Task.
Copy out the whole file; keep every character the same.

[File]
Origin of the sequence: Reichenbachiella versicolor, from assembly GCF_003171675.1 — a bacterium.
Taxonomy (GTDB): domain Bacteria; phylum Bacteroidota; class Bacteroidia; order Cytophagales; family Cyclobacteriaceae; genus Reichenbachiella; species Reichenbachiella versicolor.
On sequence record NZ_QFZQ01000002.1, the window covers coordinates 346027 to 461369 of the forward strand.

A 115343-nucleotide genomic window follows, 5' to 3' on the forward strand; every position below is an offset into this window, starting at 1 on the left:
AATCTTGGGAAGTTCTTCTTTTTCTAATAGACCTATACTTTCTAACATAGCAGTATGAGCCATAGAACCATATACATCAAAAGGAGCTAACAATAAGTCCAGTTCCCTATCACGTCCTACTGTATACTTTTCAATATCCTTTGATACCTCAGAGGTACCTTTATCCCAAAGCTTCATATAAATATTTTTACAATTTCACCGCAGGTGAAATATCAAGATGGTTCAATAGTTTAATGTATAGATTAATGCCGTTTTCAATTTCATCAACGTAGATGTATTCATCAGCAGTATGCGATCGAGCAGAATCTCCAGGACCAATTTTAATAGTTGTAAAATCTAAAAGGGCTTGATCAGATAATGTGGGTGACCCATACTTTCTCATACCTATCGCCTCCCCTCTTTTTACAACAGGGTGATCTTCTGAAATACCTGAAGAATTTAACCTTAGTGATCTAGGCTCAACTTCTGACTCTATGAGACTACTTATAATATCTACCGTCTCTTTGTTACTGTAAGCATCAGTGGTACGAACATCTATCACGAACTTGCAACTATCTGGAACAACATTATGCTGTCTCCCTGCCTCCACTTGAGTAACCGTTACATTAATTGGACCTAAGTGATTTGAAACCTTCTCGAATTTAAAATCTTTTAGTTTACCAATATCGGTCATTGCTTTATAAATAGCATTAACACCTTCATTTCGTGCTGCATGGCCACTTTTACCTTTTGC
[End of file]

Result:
Origin of the sequence: Reichenbachiella versicolor, from assembly GCF_003171675.1 — a bacterium.
Taxonomy (GTDB): domain Bacteria; phylum Bacteroidota; class Bacteroidia; order Cytophagales; family Cyclobacteriaceae; genus Reichenbachiella; species Reichenbachiella versicolor.
On sequence record NZ_QFZQ01000002.1, the window covers coordinates 346027 to 461369 of the forward strand.

A 115343-nucleotide genomic window follows, 5' to 3' on the forward strand; every position below is an offset into this window, starting at 1 on the left:
AATCTTGGGAAGTTCTTCTTTTTCTAATAGACCTATACTTTCTAACATAGCAGTATGAGCCATAGAACCATATACATCAAAAGGAGCTAACAATAAGTCCAGTTCCCTATCACGTCCTACTGTATACTTTTCAATATCCTTTGATACCTCAGAGGTACCTTTATCCCAAAGCTTCATATAAATATTTTTACAATTTCACCGCAGGTGAAATATCAAGATGGTTCAATAGTTTAATGTATAGATTAATGCCGTTTTCAATTTCATCAACGTAGATGTATTCATCAGCAGTATGCGATCGAGCAGAATCTCCAGGACCAATTTTAATAGTTGTAAAATCTAAAAGGGCTTGATCAGATAATGTGGGTGACCCATACTTTCTCATACCTATCGCCTCCCCTCTTTTTACAACAGGGTGATCTTCTGAAATACCTGAAGAATTTAACCTTAGTGATCTAGGCTCAACTTCTGACTCTATGAGACTACTTATAATATCTACCGTCTCTTTGTTACTGTAAGCATCAGTGGTACGAACATCTATCACGAACTTGCAACTATCTGGAACAACATTATGCTGTCTCCCTGCCTCCACTTGAGTAACCGTTACATTAATTGGACCTAAGTGATTTGAAACCTTCTCGAATTTAAAATCTTTTAGTTTACCAATATCGGTCATTGCTTTATAAATAGCATTAACACCTTCATTTCGTGCTGCATGGCCACTTTTACCTTTTGC